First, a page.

I am resident in Gambia where my family is. I still have a home in Nigeria; I am in Nigeria almost every two months except for the pandemic. I bank in Nigeria; I have businesses and partners in Nigeria. I was also a Chairman of a political party here in Nigeria some years back; which was when I tested Nigerian politics. It was not easy as a newcomer but now, I’m a card carrier of a very popular and biggest party in Africa. We are working towards 2023; I have a candidate in mind.
Are you interested in an elective position?
Honestly, I don’t know for now. I have no ambition. I just want to be behind the scene following the person that has the same ideology as mine and be supportive.
How would you describe your first experience in politics?
Well, politics in Nigeria is very expensive. It is a business where they have to sell their properties just to contest and when they win, they take their money back without helping the masses. I think politics should not be made attractive; we should go back to the old times of our ancestors, education and a good name should be the hallmark of politics. There should be a threshold of wealth/money to get before you can join politics that will discourage money mongers. I’m not rich but okay. I’m not enticed by wealth, I want a good name and to help my constituency; not to enrich myself as most politicians do when they get there. We have hooliganism in Nigeria, such is not found in Gambia, so I don’t think it’s safe for now.
If you are going to take a political shot, where will it be, Ilorin or Lagos?
Lagos has been home to me for 50 years; so if I’m going to contest, it will definitely to represent Lagos Island or Alimosho Local Government where I lived most of my life, or Ikeja. But also, I can’t rule out my fatherland. I am a son of the soil in Kwara. I might take my shot from there too.
What is your belief about life?
My belief about life is to do good and get good.
What would you like to be remembered for?
The humane side of me and my humility.
Tell us about your passion for humanity?
I don’t have a registered charity organisation yet; I have chosen to remain anonymous for now. Because of my mother, I want to look into single old women because in the Gambia, it’s the single women who make the economy work. They are involved in small-scale businesses and I was raised single-handedly by a struggling mother.
For now, I have made seven lawyers through the scholarship grant-in-aid; I still have some others now at the University of Gambia studying Law. We also help a lot of people with medical assistance abroad.
Tell us a bit about your family and educational background?
My father, Alhaji Shafii Yusuf hailed from Ilorin, Kwara State. My mum was from Lagos Island. My parents had four children together; I’m the last of my mother. I was born and bred in Lagos Island. I don’t know much about Ilorin. My mother was from the Amodu family from Ofin area of Lagos Island. She was the best mother ever.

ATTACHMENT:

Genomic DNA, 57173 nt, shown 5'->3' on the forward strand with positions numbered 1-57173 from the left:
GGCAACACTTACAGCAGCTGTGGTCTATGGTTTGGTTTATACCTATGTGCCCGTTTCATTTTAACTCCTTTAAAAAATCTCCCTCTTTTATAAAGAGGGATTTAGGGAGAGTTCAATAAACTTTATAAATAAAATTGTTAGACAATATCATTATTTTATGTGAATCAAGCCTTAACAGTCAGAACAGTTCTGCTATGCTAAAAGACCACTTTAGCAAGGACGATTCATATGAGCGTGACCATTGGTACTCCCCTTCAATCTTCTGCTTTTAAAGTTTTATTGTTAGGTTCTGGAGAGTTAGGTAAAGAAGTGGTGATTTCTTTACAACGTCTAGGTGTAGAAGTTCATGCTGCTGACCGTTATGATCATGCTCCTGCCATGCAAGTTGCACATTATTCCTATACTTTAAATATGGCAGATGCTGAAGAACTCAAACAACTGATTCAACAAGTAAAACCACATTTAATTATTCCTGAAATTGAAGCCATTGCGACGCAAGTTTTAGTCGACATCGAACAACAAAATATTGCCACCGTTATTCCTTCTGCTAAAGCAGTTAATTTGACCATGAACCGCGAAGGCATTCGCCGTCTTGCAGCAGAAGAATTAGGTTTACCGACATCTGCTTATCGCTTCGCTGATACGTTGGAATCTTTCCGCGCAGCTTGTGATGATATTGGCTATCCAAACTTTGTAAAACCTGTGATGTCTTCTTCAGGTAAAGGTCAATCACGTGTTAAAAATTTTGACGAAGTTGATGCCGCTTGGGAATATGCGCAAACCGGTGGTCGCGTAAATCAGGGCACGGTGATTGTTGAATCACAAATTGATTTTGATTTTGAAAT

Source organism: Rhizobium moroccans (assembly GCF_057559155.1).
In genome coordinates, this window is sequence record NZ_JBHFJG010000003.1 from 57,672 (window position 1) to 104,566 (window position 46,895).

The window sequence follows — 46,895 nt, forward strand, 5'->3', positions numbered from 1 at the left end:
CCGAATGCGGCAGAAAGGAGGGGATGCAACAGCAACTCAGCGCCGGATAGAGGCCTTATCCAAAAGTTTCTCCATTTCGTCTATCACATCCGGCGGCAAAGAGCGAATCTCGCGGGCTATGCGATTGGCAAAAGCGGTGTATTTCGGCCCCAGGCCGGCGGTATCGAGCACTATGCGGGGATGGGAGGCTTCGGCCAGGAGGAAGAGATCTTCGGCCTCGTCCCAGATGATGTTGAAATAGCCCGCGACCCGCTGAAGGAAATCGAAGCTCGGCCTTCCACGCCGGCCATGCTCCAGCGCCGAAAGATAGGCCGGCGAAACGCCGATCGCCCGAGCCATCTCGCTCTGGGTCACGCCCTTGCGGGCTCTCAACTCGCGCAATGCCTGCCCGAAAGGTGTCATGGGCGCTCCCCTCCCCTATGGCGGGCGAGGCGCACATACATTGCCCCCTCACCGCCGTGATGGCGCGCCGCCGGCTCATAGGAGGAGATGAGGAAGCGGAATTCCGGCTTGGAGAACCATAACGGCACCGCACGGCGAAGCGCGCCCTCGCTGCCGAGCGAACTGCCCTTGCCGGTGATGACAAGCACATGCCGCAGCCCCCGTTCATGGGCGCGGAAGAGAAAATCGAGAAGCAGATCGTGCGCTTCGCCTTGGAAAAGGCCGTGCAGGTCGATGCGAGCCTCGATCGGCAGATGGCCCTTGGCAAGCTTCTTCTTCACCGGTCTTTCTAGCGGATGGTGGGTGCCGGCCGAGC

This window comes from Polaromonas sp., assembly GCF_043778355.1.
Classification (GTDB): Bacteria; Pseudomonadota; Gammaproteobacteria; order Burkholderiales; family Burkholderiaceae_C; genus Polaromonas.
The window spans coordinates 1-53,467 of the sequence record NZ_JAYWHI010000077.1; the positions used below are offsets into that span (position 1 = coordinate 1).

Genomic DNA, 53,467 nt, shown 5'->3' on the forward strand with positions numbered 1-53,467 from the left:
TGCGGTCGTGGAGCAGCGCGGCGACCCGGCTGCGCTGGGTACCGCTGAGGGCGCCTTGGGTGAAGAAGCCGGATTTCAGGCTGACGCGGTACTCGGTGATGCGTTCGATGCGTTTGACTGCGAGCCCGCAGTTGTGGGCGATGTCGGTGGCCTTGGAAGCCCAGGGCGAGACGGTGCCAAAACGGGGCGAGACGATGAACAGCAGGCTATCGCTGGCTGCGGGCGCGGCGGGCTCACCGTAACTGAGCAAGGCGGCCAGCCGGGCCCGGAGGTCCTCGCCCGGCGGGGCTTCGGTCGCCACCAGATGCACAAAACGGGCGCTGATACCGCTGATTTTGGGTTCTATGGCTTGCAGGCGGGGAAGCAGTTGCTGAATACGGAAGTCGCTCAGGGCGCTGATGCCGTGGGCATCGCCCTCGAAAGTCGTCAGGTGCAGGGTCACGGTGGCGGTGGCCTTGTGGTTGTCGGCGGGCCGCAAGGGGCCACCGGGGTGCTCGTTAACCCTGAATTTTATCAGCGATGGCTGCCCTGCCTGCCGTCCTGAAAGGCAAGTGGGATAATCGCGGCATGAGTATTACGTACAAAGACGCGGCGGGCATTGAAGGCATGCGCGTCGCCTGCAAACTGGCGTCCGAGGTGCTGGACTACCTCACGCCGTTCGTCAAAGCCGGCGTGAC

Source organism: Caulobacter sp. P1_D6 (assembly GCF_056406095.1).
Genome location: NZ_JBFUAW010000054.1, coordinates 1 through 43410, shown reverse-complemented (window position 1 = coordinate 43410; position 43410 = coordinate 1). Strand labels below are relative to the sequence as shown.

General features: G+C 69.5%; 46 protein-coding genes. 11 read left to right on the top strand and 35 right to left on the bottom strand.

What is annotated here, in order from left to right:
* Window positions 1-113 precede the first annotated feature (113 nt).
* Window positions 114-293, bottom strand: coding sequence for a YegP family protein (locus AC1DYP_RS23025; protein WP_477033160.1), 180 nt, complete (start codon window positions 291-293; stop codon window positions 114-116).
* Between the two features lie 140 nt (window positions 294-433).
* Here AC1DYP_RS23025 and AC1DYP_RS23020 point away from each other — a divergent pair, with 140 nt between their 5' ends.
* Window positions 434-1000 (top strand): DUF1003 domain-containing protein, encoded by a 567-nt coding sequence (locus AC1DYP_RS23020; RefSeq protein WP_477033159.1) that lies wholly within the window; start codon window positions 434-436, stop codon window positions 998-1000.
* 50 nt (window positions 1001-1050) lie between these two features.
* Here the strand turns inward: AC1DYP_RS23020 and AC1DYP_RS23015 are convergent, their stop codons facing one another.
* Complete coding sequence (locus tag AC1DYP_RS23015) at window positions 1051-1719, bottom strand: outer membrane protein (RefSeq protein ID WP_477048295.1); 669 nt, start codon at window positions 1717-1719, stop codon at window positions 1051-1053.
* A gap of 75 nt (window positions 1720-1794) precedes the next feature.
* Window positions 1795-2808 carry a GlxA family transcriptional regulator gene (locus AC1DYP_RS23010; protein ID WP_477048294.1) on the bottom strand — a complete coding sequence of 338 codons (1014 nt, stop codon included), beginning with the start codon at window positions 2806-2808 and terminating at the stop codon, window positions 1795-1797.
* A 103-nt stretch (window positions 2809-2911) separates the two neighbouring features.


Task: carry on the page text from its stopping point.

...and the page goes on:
I am the grand patron of the Yoruba Community in The Gambia. Most of my businesses are in The Gambia. I schooled and married from The Gambia. I studied Law at the Gambia premier University beforeI proceeded to the Nigerian Law School where I got called to the Bar. After my LLB, I proceeded to the Florida States University where I studied International Human Rights. I also did a lot of small courses in Energy and so on. I’m married with kids and a grandson; I’m a grandfather (laughs).
What inspires you in life generally?
People! When I see people like Rochas Okorocha doing great things, I am inspired. I was with him during the last Christmas Holidays and I was opportuned to visit his foundation, where he has over two thousand students under his care, under his roof, where he feeds, clothes and gives them education for free. These children are not related to him, not from his tribe or religion, it goes beyond our shores, to different parts of Africa. For one man to take this responsibility upon himself, what can inspire me more than that?
Is Sen. Rochas your mentor?
Yes, he is.
What are your hobbies?
I love playing golf, I love playing with animals and going to the beach.
What has been your winning factor in life?
There is this watchword I don’t joke with, “that you should be resilient, steadfast, and believe in whatever you are doing.” You should not do things to impress people, but do something that makes you feel good. I believe as you grow, your zeal to achieve your goals, if you’re the determined type increases with time. For me, being persistent has helped me to grow.
How do you relax?
I love to spend time with my wife or at my lounge (Big Apple) in Gambia; I like to be there to watch the services rendered by the employees and correct what needs to be corrected. I love meeting people too.
We know you’re such a fashion connoisseur?
That’s true, I’m particular about fashion. My brands are Stefano Ricci, Kurti, Gianni, Louis Vuitton. I am trendy and don’t joke about fashion. I’m more of a casual person though, but I’m learning how to wear more of traditional attires now.
Your advice to young aspiring entrepreneurs, who look up to you?
Whatever you are doing be persistent, don’t let anyone tell you that you cannot do it, just believe in yourself and keep doing it.